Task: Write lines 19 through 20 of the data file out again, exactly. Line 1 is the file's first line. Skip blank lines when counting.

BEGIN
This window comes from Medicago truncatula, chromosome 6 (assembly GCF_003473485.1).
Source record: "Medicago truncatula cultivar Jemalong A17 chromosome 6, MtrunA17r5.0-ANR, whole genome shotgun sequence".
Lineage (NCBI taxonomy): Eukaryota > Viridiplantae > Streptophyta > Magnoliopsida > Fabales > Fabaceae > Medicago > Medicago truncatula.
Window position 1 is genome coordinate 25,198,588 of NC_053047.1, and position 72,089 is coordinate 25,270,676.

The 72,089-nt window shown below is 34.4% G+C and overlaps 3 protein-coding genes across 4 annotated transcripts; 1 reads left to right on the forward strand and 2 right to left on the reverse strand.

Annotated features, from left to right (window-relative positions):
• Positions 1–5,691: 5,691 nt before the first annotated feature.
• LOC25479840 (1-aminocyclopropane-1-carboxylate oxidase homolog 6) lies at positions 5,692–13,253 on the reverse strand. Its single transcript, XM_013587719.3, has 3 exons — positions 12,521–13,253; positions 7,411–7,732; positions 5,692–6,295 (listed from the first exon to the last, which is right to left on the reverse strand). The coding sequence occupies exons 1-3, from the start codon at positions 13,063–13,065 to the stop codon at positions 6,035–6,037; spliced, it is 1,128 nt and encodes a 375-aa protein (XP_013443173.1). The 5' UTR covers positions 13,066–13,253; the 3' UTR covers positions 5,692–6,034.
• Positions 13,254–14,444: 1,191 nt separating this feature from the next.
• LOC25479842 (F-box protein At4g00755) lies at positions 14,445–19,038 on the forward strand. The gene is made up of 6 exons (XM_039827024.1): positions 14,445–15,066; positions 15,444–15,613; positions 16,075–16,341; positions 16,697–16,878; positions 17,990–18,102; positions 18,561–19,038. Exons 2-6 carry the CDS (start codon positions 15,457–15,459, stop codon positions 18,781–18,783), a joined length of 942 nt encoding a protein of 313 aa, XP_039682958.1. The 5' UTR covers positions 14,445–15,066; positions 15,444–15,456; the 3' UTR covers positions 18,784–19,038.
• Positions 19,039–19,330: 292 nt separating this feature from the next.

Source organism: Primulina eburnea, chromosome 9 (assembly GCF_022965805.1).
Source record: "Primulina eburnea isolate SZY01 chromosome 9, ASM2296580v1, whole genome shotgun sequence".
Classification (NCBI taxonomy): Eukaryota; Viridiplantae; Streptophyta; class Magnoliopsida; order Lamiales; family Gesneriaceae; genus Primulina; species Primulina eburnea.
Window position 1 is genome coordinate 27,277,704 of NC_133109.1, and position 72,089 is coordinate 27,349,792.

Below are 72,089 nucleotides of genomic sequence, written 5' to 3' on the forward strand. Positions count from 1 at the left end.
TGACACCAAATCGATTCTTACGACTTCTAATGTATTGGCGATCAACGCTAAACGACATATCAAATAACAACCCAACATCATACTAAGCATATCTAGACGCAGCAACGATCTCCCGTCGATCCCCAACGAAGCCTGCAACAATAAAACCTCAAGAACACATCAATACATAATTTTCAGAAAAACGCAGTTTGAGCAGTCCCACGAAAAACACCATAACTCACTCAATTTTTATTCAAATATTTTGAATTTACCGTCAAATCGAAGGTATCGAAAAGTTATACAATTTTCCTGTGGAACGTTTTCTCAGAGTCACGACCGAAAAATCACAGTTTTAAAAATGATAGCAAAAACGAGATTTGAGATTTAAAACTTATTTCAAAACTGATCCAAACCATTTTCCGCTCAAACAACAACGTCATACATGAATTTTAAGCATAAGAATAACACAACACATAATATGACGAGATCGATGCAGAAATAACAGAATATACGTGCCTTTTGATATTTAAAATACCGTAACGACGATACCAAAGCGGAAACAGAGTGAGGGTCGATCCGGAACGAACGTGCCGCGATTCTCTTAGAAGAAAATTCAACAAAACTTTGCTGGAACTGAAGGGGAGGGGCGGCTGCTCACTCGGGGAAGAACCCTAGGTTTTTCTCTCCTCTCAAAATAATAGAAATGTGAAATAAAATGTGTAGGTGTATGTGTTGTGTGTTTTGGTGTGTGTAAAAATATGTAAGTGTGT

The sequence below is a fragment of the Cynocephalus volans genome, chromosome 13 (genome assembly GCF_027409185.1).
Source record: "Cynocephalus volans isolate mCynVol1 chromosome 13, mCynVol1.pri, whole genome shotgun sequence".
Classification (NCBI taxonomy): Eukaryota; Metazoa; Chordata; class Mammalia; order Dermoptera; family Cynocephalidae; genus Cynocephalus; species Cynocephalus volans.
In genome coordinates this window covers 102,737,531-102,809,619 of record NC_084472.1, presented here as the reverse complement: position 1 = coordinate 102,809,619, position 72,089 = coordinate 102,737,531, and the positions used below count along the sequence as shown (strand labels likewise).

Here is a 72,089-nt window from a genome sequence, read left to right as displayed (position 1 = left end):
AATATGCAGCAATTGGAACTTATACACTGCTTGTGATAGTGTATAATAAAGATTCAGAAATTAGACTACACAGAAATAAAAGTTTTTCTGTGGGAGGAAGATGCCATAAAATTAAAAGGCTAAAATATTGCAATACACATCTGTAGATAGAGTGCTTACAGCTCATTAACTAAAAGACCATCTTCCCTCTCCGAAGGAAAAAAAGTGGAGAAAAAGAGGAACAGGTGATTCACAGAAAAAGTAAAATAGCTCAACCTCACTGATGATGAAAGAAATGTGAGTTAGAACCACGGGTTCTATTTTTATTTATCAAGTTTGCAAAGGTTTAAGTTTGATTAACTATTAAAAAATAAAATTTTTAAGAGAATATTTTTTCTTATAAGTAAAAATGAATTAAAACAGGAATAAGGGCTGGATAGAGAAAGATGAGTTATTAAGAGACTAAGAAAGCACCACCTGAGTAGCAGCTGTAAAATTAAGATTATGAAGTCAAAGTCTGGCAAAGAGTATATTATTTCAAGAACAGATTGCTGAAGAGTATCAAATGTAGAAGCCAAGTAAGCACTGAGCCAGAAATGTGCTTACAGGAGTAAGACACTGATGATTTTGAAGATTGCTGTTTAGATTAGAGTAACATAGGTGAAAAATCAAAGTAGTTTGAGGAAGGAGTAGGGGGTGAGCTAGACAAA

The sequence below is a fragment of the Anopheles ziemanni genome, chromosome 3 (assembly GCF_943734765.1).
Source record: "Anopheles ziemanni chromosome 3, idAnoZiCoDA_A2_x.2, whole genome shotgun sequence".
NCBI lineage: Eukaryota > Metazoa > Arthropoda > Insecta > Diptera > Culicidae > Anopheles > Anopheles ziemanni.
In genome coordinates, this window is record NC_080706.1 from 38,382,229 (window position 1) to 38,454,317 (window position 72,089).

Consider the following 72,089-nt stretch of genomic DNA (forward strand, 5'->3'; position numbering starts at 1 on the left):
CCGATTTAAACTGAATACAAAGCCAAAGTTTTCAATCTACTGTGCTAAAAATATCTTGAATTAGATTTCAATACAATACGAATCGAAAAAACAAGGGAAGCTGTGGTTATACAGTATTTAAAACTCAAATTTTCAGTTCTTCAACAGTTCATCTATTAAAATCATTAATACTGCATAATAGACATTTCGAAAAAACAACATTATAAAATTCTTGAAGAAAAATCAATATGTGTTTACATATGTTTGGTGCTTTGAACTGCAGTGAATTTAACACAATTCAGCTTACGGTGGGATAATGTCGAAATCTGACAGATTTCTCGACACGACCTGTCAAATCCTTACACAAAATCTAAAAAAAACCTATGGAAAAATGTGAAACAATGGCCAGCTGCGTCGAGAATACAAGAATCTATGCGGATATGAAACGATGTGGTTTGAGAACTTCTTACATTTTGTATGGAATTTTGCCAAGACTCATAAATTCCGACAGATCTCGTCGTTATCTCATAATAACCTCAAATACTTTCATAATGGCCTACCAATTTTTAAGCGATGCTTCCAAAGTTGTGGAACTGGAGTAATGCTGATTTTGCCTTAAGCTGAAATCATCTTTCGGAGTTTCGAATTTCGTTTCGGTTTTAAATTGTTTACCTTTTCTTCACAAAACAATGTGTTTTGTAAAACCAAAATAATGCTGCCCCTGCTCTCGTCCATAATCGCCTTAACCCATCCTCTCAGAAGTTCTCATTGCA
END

Source record: "Cynocephalus volans isolate mCynVol1 chromosome 13, mCynVol1.pri, whole genome shotgun sequence".
Classification (NCBI taxonomy): Eukaryota; Metazoa; Chordata; class Mammalia; order Dermoptera; family Cynocephalidae; genus Cynocephalus; species Cynocephalus volans.